Winter has been so long and the spring so hesitant. Finally the weather seemed warmish so I got on the bicycle. I have been riding my wife's bike because mine doesn't seem to fit me these days. I'm getting used to the feeling of her bicycle. But it does have some strange features. I guess it's got a steel frame, which feels every bump on the way and sends it right up to the rider. That's me. So these bumps big and little make me more aware of the landscape then I would have been riding a bike I was used to.
Landscape, what a full and fulsome place, potentially a falling place. For the bicycle rider there are so many landscape features that pose a challenge. Bumps and potholes and cracks in the pavement and uneven surfaces are part of the adventure. The landscape is full of more than just things that are physically apparent. Unseen processes are also part of the landscape. Car doors waiting to be flung open, pedestrians stepping down from curbs against the light, drivers on the phone whose turns are wide and not that precisely aimed.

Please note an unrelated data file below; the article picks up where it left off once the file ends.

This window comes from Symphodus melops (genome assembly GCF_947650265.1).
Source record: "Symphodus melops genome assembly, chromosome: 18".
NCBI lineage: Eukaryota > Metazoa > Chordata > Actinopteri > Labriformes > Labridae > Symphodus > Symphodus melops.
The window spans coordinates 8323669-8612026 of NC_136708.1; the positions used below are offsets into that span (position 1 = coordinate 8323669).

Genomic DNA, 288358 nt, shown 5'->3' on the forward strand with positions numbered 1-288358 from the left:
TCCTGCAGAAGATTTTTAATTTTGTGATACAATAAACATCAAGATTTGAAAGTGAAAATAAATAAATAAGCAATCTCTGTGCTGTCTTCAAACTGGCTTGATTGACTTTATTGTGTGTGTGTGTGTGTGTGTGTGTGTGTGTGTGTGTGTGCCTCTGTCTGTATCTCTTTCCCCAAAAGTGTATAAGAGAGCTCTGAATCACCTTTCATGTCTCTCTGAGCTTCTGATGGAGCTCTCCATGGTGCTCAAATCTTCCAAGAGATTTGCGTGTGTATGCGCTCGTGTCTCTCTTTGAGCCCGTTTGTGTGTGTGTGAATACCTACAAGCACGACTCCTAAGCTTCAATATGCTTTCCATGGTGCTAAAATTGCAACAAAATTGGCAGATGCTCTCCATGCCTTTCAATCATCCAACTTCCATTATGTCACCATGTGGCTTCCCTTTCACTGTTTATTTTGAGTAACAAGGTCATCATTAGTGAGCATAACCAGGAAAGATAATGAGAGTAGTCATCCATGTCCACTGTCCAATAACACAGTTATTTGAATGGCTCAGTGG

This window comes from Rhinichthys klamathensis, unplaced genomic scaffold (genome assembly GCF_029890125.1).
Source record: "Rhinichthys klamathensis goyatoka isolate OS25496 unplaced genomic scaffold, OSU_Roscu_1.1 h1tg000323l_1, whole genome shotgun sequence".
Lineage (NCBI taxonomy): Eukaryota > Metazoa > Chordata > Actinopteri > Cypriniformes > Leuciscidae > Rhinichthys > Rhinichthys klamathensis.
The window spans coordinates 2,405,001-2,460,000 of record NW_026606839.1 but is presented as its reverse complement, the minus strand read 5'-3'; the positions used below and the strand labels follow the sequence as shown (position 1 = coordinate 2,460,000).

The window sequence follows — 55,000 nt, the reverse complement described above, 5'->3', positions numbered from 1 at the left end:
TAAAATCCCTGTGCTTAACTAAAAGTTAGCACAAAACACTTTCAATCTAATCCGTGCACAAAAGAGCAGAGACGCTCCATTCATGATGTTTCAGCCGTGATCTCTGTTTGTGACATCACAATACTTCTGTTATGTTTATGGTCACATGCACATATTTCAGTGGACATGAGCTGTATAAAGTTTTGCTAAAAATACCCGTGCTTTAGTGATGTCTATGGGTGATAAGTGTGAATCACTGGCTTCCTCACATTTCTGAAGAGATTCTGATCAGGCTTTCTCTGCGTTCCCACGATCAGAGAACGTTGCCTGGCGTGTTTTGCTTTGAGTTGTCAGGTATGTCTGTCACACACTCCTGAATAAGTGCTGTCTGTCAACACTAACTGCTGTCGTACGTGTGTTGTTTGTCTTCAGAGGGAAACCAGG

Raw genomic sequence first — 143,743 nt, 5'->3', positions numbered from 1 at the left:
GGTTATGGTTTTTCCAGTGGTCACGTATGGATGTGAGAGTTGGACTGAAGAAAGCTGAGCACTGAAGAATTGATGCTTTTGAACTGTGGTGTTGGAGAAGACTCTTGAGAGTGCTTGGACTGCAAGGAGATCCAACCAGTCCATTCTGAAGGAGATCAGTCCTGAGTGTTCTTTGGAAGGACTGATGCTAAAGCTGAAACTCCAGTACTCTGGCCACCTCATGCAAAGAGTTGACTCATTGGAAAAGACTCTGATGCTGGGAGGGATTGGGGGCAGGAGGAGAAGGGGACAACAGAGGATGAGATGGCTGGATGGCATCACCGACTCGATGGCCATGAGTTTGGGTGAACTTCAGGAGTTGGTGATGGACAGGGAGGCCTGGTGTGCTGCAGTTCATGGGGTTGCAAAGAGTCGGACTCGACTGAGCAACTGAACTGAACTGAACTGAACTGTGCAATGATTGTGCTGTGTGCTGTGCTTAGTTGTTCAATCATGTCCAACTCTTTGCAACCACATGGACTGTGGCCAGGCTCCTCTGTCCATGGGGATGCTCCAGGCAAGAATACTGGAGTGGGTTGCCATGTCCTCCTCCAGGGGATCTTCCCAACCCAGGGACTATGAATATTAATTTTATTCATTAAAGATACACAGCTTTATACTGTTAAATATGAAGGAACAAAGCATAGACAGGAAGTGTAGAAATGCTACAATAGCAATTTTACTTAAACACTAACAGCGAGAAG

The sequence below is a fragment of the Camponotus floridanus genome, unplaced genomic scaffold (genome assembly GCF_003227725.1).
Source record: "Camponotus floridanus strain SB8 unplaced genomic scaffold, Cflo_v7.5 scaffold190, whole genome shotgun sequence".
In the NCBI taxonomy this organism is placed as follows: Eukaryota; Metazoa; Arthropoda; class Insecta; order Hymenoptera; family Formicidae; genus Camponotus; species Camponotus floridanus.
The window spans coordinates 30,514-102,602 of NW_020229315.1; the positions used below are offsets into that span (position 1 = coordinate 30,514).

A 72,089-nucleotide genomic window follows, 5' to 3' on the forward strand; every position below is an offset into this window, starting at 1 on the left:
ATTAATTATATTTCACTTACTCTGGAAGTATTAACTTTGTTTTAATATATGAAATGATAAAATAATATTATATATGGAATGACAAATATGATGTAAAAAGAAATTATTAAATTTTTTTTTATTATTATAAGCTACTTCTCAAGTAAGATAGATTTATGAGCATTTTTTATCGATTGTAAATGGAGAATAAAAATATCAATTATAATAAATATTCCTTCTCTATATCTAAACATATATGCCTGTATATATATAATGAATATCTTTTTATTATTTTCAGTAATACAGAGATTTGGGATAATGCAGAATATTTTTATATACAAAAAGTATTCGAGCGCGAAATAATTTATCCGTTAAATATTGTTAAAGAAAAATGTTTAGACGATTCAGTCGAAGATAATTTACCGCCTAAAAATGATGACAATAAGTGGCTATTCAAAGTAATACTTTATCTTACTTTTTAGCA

So landscape exists on a spatial and a temporal level. Being on a bicycle, especially in the urban landscape, takes you through a different dimension than the space you share with drivers. The bicycle is at once robust and fragile, smooth and bumpy, mechanical and human. The contradictory realities of riding a bicycle in the city encourage an awareness of landscape that brings to bear an unexpected, sometimes unpleasant world.